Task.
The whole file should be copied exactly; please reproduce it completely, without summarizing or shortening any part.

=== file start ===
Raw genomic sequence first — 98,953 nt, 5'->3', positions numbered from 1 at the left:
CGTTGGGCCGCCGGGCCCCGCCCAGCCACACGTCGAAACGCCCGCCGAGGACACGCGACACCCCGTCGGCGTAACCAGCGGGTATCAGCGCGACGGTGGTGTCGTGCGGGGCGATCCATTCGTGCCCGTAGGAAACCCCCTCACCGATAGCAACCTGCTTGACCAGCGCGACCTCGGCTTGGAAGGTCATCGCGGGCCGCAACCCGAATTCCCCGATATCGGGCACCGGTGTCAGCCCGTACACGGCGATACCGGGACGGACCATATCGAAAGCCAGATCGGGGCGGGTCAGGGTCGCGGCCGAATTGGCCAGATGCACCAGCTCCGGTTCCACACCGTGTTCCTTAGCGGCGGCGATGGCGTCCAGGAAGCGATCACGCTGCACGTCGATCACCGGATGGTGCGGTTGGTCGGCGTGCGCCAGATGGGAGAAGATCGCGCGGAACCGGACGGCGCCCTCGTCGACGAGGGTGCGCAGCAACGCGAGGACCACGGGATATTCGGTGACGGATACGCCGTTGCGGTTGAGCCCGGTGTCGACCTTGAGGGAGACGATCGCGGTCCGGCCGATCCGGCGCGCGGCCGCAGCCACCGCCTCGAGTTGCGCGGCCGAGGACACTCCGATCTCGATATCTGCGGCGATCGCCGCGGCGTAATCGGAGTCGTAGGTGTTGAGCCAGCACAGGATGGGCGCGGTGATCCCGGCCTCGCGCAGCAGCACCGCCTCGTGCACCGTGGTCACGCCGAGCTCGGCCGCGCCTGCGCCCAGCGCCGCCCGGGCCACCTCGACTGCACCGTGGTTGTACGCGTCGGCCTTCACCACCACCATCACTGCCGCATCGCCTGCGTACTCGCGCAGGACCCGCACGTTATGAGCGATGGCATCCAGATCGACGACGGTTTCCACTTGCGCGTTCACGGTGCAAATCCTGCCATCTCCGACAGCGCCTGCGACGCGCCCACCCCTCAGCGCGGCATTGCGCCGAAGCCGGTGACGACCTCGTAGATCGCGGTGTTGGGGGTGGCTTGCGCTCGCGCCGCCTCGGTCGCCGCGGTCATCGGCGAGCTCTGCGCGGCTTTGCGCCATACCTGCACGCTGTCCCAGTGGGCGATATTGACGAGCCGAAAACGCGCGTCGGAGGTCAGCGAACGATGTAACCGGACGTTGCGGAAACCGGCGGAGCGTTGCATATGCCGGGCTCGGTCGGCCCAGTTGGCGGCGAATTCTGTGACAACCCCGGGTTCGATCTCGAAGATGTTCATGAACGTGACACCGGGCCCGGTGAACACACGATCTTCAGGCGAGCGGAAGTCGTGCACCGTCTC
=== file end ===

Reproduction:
Raw genomic sequence first — 98,953 nt, 5'->3', positions numbered from 1 at the left:
CGTTGGGCCGCCGGGCCCCGCCCAGCCACACGTCGAAACGCCCGCCGAGGACACGCGACACCCCGTCGGCGTAACCAGCGGGTATCAGCGCGACGGTGGTGTCGTGCGGGGCGATCCATTCGTGCCCGTAGGAAACCCCCTCACCGATAGCAACCTGCTTGACCAGCGCGACCTCGGCTTGGAAGGTCATCGCGGGCCGCAACCCGAATTCCCCGATATCGGGCACCGGTGTCAGCCCGTACACGGCGATACCGGGACGGACCATATCGAAAGCCAGATCGGGGCGGGTCAGGGTCGCGGCCGAATTGGCCAGATGCACCAGCTCCGGTTCCACACCGTGTTCCTTAGCGGCGGCGATGGCGTCCAGGAAGCGATCACGCTGCACGTCGATCACCGGATGGTGCGGTTGGTCGGCGTGCGCCAGATGGGAGAAGATCGCGCGGAACCGGACGGCGCCCTCGTCGACGAGGGTGCGCAGCAACGCGAGGACCACGGGATATTCGGTGACGGATACGCCGTTGCGGTTGAGCCCGGTGTCGACCTTGAGGGAGACGATCGCGGTCCGGCCGATCCGGCGCGCGGCCGCAGCCACCGCCTCGAGTTGCGCGGCCGAGGACACTCCGATCTCGATATCTGCGGCGATCGCCGCGGCGTAATCGGAGTCGTAGGTGTTGAGCCAGCACAGGATGGGCGCGGTGATCCCGGCCTCGCGCAGCAGCACCGCCTCGTGCACCGTGGTCACGCCGAGCTCGGCCGCGCCTGCGCCCAGCGCCGCCCGGGCCACCTCGACTGCACCGTGGTTGTACGCGTCGGCCTTCACCACCACCATCACTGCCGCATCGCCTGCGTACTCGCGCAGGACCCGCACGTTATGAGCGATGGCATCCAGATCGACGACGGTTTCCACTTGCGCGTTCACGGTGCAAATCCTGCCATCTCCGACAGCGCCTGCGACGCGCCCACCCCTCAGCGCGGCATTGCGCCGAAGCCGGTGACGACCTCGTAGATCGCGGTGTTGGGGGTGGCTTGCGCTCGCGCCGCCTCGGTCGCCGCGGTCATCGGCGAGCTCTGCGCGGCTTTGCGCCATACCTGCACGCTGTCCCAGTGGGCGATATTGACGAGCCGAAAACGCGCGTCGGAGGTCAGCGAACGATGTAACCGGACGTTGCGGAAACCGGCGGAGCGTTGCATATGCCGGGCTCGGTCGGCCCAGTTGGCGGCGAATTCTGTGACAACCCCGGGTTCGATCTCGAAGATGTTCATGAACGTGACACCGGGCCCGGTGAACACACGATCTTCAGGCGAGCGGAAGTCGTGCACCGTCTC